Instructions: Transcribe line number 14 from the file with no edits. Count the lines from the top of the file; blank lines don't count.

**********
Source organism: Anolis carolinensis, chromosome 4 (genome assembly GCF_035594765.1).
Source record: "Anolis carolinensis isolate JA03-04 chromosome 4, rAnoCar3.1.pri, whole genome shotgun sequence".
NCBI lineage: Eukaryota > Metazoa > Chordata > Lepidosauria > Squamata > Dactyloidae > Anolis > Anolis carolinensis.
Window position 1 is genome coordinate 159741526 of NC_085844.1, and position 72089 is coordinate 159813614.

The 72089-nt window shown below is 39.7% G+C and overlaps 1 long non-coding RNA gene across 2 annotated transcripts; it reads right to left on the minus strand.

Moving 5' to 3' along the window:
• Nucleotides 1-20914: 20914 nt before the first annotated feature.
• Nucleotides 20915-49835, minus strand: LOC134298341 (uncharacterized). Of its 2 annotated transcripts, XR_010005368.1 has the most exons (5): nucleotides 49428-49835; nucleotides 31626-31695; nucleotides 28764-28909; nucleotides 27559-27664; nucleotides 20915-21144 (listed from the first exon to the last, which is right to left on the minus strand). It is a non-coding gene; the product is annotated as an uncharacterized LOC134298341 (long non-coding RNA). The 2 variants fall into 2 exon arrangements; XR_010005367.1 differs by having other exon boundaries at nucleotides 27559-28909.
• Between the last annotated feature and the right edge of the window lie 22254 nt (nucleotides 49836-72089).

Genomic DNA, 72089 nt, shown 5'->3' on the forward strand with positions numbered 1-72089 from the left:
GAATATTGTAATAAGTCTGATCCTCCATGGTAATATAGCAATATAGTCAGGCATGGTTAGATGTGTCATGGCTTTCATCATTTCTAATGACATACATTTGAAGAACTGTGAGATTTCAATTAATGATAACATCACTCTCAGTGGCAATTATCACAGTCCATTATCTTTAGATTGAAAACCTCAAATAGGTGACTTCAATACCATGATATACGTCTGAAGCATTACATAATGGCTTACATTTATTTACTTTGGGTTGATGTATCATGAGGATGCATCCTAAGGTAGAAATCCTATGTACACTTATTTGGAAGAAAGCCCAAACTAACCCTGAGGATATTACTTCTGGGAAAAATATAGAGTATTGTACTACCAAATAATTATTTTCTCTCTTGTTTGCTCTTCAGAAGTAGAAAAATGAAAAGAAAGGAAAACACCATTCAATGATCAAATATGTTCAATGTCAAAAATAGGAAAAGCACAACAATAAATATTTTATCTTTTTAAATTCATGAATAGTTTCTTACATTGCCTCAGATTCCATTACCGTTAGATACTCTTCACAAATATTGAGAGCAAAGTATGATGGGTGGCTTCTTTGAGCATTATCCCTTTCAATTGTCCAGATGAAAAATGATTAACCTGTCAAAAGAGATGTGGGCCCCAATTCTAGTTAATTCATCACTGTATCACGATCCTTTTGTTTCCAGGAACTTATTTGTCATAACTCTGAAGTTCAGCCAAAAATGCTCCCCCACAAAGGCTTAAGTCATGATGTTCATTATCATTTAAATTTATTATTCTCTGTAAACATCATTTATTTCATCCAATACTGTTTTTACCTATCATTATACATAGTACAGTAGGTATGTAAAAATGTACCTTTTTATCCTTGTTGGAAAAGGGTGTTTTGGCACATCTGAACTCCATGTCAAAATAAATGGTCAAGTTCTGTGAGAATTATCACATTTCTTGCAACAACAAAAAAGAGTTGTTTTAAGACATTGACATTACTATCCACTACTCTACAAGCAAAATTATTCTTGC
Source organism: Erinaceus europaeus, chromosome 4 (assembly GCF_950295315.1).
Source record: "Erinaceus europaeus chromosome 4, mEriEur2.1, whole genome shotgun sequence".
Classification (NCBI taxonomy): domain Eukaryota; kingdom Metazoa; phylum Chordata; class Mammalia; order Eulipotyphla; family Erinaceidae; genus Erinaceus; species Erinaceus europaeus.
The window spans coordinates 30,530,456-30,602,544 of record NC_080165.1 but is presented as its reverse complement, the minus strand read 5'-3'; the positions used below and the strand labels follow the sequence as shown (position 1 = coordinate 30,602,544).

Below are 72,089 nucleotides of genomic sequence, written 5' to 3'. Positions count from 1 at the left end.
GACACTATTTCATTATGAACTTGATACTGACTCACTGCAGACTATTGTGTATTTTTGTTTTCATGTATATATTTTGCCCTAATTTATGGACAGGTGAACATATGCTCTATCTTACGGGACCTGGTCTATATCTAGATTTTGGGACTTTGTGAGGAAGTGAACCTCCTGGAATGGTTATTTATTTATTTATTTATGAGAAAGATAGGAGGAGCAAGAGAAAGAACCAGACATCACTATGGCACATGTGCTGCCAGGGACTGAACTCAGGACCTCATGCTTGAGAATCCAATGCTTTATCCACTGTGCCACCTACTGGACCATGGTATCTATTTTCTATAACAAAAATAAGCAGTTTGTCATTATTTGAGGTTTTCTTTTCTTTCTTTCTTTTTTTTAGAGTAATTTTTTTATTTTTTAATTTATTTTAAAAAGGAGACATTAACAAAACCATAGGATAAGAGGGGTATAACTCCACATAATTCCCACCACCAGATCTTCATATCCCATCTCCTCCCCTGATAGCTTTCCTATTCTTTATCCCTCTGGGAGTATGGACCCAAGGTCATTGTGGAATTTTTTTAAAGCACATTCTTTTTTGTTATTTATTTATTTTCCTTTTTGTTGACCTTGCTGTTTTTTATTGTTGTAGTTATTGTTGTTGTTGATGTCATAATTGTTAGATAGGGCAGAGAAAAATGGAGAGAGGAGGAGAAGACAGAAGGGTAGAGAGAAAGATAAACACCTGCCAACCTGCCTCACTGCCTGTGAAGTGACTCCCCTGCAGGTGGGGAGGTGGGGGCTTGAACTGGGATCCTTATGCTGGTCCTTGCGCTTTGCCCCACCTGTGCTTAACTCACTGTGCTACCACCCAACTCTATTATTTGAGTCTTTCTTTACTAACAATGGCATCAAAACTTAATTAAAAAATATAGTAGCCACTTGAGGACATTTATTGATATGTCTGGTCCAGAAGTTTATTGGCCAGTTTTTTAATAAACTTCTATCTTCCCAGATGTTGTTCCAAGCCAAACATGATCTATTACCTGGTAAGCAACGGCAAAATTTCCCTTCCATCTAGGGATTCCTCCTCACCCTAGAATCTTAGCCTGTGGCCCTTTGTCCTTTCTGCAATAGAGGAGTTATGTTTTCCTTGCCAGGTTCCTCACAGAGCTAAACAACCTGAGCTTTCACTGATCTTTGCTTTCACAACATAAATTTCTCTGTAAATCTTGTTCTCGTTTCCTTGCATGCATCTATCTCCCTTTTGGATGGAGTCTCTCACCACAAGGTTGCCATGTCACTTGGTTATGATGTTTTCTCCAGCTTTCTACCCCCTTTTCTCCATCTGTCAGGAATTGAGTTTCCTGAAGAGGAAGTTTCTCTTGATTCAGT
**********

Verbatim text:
Classification (NCBI taxonomy): domain Eukaryota; kingdom Metazoa; phylum Chordata; class Mammalia; order Eulipotyphla; family Erinaceidae; genus Erinaceus; species Erinaceus europaeus.